• Dugway (Utah)

Teresa Montaruli, 5 - 7 Apr. 2005


Galaxy cannot contain EHECR: at 1019 eV Larmour radius of CR p comparable to Galaxy scale

AGASA: E>4 ·1019 eVno evidence of anisotropies due to galactic disc butlarge scale isotropy  EHECR are extra-galactic

AGASA : 67 events cluster  1 triplet (chance prob <1%) + 9 doublets (expect 1.7 chance probability <0.1%) at small scale (<2.5˚)

Not confirmed by HiRES


close to

super-galactic plane

See also

UHECR correlation with super-galactic plane


Teresa Montaruli, 5 - 7 Apr. 2005

Berezinsky et al, 1985

Gaisser, Stanev, 1985

Neutrino production: bottom up

Beam-dump model:p0 g-astronomy p± n-astronomy

Neglecting g absorption (uncertain) n g

Targets: p or ambient g

Teresa Montaruli, 5 - 7 Apr. 2005

From photon fluxes to n predictions:pp

K = 1 pp

2 photons with

2nm and 1 ne with

K = 1 since energy in photons matches that in nms

2nms with Ep/12 for each g Ep/6

Minimum proton energy fixed by threshold for p production (G =E/m is the Lorentz factor of the p jet respect to the observer)

The energy imported by a n in p decay is ¼ Ep

Teresa Montaruli, 5 - 7 Apr. 2005


From photon fluxes to n predictions: pg

K = 4 pg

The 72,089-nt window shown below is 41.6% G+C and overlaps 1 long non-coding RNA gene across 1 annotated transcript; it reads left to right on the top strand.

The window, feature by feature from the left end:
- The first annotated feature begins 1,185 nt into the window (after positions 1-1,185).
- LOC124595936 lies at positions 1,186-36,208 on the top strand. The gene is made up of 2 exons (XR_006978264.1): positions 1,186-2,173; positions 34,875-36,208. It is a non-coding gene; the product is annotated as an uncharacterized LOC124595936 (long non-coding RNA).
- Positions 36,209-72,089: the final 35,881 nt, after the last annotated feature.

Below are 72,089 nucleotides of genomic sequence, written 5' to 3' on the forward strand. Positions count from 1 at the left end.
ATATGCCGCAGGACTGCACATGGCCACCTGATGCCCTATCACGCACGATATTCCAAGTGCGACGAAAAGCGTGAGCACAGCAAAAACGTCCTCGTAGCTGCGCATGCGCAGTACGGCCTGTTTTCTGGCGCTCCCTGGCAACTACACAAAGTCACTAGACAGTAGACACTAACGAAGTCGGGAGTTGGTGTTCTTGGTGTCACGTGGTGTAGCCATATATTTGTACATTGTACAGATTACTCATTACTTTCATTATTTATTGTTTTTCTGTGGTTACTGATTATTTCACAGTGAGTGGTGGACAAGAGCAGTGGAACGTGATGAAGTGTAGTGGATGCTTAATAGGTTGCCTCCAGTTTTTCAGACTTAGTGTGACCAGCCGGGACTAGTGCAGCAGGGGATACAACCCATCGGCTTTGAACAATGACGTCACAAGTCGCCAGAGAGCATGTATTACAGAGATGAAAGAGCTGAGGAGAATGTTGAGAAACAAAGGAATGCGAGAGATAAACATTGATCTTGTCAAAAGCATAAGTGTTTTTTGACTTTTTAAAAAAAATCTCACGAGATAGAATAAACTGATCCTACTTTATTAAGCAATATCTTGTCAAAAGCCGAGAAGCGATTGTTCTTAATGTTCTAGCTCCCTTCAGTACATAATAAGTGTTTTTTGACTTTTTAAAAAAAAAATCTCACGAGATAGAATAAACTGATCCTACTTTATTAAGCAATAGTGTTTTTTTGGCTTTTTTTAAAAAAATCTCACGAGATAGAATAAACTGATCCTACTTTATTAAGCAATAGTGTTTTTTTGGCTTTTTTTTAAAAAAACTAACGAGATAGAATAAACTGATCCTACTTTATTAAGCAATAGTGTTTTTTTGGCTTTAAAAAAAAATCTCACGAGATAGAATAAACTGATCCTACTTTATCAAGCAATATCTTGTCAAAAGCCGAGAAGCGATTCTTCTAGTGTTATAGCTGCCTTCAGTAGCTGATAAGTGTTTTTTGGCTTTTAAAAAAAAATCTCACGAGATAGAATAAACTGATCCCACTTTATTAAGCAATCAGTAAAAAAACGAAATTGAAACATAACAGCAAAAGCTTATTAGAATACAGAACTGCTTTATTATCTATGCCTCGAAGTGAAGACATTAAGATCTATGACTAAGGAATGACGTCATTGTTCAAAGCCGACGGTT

BR = 2/3

BR = 1/3

1) 2gs with 2/3× Eg = 2/3 ·0.1Ep

K = 4

2) 2nms with 1/3× En = 1/3 0.1·Ep /2

Teresa Montaruli, 5 - 7 Apr. 2005





2nd order Fermi acceleration (1st version 1949)

Magnetic clouds in interstellar medium moving at velocity V (that remains unchanged after the collision with a relativistc particle particle v~c)

The probability of head-on encounters is

slightly greater than following collisions




Head-on Following

This results in a net energy gain per

collision of

2nd order in the velocity of the cloud

Teresa Montaruli, 5 - 7 Apr. 2005

CasA Supernova Remnant in X-rays

Shock fronts




John Hughes, Rutgers, NASA

Interstellar medium

Blast shock

1st order Fermi acceleration

The 2nd order mechanism is a slow process. The 1st order is more efficient since only head-on collisions in shock waves

High energy particles upstream and downstream

of the shock obtain a net energy gain when crossing

the shock front in a round trip

1nd order in the velocity of the shock

Equation of continuity: r1v1=r2v2

For ionized gas r1/r2 = 4  v2 =4 v1




Shock front at rest: upstream gas flows into shock

at v2 =u

And leaves the shock with v1 = u/4


Teresa Montaruli, 5 - 7 Apr. 2005

Particles lost in each round trip on the shock

Fermi mechanism and power laws

E = bE0 = average energy of particle after collision

P = probability of crossing shock again or that particle remains in acceleration region after a collision

After k collisions: E = bkE0 and N = N0Pk = number of particles

v1 velocity of gas

leaving the shock

v2 velocity of gas

flowing into shock

Naturally predicts

CRs have steeper spectrum due to energy dependence of diffusion in the Galaxy

Teresa Montaruli, 5 - 7 Apr. 2005